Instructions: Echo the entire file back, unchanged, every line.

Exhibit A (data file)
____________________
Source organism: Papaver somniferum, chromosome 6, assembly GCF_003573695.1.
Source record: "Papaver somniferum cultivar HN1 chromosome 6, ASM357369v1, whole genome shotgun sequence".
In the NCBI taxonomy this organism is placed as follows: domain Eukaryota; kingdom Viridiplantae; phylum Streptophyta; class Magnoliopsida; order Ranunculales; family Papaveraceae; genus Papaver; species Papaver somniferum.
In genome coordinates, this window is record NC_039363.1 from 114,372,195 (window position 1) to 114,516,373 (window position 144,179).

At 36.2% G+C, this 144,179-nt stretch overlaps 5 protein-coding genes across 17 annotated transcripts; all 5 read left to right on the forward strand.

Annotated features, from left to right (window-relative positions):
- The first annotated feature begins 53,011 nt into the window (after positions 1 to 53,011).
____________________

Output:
Source organism: Papaver somniferum, chromosome 6, assembly GCF_003573695.1.
Source record: "Papaver somniferum cultivar HN1 chromosome 6, ASM357369v1, whole genome shotgun sequence".
In the NCBI taxonomy this organism is placed as follows: domain Eukaryota; kingdom Viridiplantae; phylum Streptophyta; class Magnoliopsida; order Ranunculales; family Papaveraceae; genus Papaver; species Papaver somniferum.
In genome coordinates, this window is record NC_039363.1 from 114,372,195 (window position 1) to 114,516,373 (window position 144,179).

At 36.2% G+C, this 144,179-nt stretch overlaps 5 protein-coding genes across 17 annotated transcripts; all 5 read left to right on the forward strand.

Annotated features, from left to right (window-relative positions):
- The first annotated feature begins 53,011 nt into the window (after positions 1 to 53,011).